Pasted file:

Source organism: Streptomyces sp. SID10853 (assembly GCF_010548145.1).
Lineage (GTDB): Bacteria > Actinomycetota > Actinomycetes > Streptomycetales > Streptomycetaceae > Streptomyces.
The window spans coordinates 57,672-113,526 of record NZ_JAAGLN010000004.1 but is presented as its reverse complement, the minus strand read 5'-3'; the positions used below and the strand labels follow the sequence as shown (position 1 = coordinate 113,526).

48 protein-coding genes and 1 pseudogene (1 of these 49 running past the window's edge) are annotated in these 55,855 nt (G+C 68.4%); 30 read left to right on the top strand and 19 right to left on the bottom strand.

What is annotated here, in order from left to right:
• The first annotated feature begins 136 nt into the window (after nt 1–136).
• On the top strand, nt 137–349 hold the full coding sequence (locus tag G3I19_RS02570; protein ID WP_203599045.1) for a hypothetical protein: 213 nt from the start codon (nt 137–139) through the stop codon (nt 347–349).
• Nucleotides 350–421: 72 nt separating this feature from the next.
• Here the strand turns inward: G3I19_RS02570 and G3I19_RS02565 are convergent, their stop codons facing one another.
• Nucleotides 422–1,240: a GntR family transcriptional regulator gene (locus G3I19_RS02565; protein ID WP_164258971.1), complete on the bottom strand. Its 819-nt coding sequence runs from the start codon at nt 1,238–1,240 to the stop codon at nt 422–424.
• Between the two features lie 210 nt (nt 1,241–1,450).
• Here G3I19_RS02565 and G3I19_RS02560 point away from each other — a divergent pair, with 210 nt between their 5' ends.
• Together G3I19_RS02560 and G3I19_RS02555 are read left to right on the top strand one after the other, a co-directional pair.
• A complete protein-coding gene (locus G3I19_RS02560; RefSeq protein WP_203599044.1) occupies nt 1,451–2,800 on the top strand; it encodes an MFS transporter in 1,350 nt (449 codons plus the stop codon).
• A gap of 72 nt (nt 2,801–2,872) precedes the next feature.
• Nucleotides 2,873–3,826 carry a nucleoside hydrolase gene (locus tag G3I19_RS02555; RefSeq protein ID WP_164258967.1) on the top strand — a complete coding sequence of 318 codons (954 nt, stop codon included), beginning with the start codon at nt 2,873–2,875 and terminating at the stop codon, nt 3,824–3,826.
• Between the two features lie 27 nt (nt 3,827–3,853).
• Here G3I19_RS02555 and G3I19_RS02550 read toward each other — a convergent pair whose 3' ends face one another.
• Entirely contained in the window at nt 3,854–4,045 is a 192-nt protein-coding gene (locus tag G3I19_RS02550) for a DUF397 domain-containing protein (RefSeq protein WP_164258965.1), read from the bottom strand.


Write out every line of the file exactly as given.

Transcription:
Source organism: Streptomyces sp. SID10853 (assembly GCF_010548145.1).
Lineage (GTDB): Bacteria > Actinomycetota > Actinomycetes > Streptomycetales > Streptomycetaceae > Streptomyces.
The window spans coordinates 57,672-113,526 of record NZ_JAAGLN010000004.1 but is presented as its reverse complement, the minus strand read 5'-3'; the positions used below and the strand labels follow the sequence as shown (position 1 = coordinate 113,526).

48 protein-coding genes and 1 pseudogene (1 of these 49 running past the window's edge) are annotated in these 55,855 nt (G+C 68.4%); 30 read left to right on the top strand and 19 right to left on the bottom strand.

What is annotated here, in order from left to right:
• The first annotated feature begins 136 nt into the window (after nt 1–136).
• On the top strand, nt 137–349 hold the full coding sequence (locus tag G3I19_RS02570; protein ID WP_203599045.1) for a hypothetical protein: 213 nt from the start codon (nt 137–139) through the stop codon (nt 347–349).
• Nucleotides 350–421: 72 nt separating this feature from the next.
• Here the strand turns inward: G3I19_RS02570 and G3I19_RS02565 are convergent, their stop codons facing one another.
• Nucleotides 422–1,240: a GntR family transcriptional regulator gene (locus G3I19_RS02565; protein ID WP_164258971.1), complete on the bottom strand. Its 819-nt coding sequence runs from the start codon at nt 1,238–1,240 to the stop codon at nt 422–424.
• Between the two features lie 210 nt (nt 1,241–1,450).
• Here G3I19_RS02565 and G3I19_RS02560 point away from each other — a divergent pair, with 210 nt between their 5' ends.
• Together G3I19_RS02560 and G3I19_RS02555 are read left to right on the top strand one after the other, a co-directional pair.
• A complete protein-coding gene (locus G3I19_RS02560; RefSeq protein WP_203599044.1) occupies nt 1,451–2,800 on the top strand; it encodes an MFS transporter in 1,350 nt (449 codons plus the stop codon).
• A gap of 72 nt (nt 2,801–2,872) precedes the next feature.
• Nucleotides 2,873–3,826 carry a nucleoside hydrolase gene (locus tag G3I19_RS02555; RefSeq protein ID WP_164258967.1) on the top strand — a complete coding sequence of 318 codons (954 nt, stop codon included), beginning with the start codon at nt 2,873–2,875 and terminating at the stop codon, nt 3,824–3,826.
• Between the two features lie 27 nt (nt 3,827–3,853).
• Here G3I19_RS02555 and G3I19_RS02550 read toward each other — a convergent pair whose 3' ends face one another.
• Entirely contained in the window at nt 3,854–4,045 is a 192-nt protein-coding gene (locus tag G3I19_RS02550) for a DUF397 domain-containing protein (RefSeq protein WP_164258965.1), read from the bottom strand.